The third issue returns to giving us no brand name villains but is 100% Golden Age. All Earth-Two all the time. Sadly, the first story was a bit of a slog. It’s “The Little Men Who Were There” from Action Comics #69 (Feb 1944). In this, The Vigilante faces
The Dummy who is either a small man resembling a ventriloquist’s dummy or a ventriloquist’s dummy brought to life. His original gimmick was to pretend to be inanimate so that his ventriloquist was thought to be the real gang leader. We might give this story some credit for trying to match the book’s subtitle. The Dummy was one of the most prominent members of the Vigilante’s Rogues Gallery and could be considered the hero’s archnemesis. The two met many times including a number of times in stories featuring the Seven Soldiers of Victory. In pre-Crisis continuity, the Dummy killed Vigilante’s sidekick, Stuff, the Chinatown Kid.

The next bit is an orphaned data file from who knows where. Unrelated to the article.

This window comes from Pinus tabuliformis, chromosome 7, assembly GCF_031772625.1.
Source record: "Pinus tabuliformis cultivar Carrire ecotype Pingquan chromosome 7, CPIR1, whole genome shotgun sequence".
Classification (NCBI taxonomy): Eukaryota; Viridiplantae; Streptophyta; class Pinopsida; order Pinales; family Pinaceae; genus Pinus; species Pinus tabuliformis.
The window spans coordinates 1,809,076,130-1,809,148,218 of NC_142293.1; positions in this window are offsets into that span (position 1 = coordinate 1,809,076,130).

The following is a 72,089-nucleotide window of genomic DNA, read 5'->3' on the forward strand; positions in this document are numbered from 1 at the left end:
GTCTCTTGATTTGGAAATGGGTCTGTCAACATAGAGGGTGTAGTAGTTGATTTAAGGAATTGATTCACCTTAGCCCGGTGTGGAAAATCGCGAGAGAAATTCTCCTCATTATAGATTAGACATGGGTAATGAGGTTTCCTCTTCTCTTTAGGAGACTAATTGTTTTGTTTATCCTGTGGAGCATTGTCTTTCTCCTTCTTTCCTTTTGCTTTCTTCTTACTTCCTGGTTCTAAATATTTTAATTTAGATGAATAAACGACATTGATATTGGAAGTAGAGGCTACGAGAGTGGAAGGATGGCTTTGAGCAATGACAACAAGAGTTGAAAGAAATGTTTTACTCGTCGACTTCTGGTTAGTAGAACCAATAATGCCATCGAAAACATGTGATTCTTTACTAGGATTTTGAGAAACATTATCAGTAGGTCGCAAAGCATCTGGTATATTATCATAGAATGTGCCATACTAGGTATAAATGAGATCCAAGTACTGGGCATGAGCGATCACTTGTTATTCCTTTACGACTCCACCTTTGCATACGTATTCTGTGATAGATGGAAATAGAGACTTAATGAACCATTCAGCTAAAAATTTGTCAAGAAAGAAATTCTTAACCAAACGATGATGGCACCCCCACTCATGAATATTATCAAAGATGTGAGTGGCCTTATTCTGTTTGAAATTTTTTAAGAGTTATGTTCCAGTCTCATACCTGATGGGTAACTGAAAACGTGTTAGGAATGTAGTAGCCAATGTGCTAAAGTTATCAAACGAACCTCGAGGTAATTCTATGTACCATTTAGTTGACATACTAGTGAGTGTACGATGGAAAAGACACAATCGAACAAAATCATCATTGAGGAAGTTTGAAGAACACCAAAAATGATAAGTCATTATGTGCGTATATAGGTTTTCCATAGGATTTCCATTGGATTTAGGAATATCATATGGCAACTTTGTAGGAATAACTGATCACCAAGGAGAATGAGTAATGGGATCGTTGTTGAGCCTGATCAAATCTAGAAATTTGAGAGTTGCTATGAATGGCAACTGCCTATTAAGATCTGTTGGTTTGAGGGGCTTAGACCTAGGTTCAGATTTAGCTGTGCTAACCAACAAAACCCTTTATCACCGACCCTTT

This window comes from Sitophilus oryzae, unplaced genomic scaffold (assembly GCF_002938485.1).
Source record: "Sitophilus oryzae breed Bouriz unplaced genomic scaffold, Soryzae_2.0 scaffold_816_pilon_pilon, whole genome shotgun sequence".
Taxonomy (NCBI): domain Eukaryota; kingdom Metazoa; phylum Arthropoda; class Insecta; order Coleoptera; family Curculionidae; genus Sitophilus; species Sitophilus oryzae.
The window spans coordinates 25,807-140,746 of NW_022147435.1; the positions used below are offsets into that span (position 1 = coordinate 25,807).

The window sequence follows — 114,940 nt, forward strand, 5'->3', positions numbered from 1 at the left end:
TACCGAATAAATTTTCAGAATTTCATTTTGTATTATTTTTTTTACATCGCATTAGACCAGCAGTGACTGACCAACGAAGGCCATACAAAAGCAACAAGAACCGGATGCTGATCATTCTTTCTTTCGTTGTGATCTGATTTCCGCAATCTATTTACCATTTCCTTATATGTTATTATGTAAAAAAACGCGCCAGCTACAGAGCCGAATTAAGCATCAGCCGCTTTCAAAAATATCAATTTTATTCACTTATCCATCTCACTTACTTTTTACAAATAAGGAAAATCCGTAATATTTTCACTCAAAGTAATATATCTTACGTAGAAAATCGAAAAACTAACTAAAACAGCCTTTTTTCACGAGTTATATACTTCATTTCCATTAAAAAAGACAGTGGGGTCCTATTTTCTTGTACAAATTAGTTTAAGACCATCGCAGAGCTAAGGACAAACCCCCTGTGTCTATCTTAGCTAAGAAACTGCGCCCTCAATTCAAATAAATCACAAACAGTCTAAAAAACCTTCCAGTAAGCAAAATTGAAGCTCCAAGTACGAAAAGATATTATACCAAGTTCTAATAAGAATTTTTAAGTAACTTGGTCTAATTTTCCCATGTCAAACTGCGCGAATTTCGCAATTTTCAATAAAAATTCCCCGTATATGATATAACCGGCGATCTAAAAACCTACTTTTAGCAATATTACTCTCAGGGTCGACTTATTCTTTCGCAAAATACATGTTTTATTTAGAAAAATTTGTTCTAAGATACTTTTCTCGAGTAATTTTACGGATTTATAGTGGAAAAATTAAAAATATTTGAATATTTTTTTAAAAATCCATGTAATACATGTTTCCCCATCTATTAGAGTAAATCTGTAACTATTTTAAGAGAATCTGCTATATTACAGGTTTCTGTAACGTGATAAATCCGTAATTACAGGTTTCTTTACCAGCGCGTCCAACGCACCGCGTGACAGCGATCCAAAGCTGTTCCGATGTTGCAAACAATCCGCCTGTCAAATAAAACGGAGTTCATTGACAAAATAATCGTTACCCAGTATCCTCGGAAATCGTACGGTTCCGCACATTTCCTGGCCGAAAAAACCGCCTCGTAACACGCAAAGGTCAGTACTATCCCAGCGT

In the story, the Dummy and his gang are using a shrink ray to sneak onto planes and robbing them reminiscent of train robberies in the old west. Eventually, they use the shrinking ray on the Vigilante and Stuff and leave them to the mercy of a chicken. This should be hilarious, as we all know that chickens are inherently funny, but no such luck. I’ll give the writers some credit for using the phrases “thieving jackanapes” and “homicidal homunculus” but it’s not enough to save the story.
The second story gets more interesting as Doctor Fate encounters “The Fishmen of Nyarl-Amen” from More Fun Comics #65 (March 1941). Nyarl-Amen, with his fishmen to serve him, ruled the world from his undersea city 50,000 years ago. With little explanation, he now seems bent on returning to power.